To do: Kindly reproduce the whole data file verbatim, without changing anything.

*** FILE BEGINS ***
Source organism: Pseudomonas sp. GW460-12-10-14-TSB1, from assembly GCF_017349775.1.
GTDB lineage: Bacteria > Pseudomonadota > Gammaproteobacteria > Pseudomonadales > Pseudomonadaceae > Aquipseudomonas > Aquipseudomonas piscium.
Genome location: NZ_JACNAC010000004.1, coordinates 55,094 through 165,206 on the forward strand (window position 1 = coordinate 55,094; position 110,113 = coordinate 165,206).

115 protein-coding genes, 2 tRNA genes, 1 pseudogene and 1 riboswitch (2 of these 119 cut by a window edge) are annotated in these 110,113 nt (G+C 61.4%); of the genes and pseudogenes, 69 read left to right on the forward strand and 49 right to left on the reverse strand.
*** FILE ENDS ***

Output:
Source organism: Pseudomonas sp. GW460-12-10-14-TSB1, from assembly GCF_017349775.1.
GTDB lineage: Bacteria > Pseudomonadota > Gammaproteobacteria > Pseudomonadales > Pseudomonadaceae > Aquipseudomonas > Aquipseudomonas piscium.
Genome location: NZ_JACNAC010000004.1, coordinates 55,094 through 165,206 on the forward strand (window position 1 = coordinate 55,094; position 110,113 = coordinate 165,206).

115 protein-coding genes, 2 tRNA genes, 1 pseudogene and 1 riboswitch (2 of these 119 cut by a window edge) are annotated in these 110,113 nt (G+C 61.4%); of the genes and pseudogenes, 69 read left to right on the forward strand and 49 right to left on the reverse strand.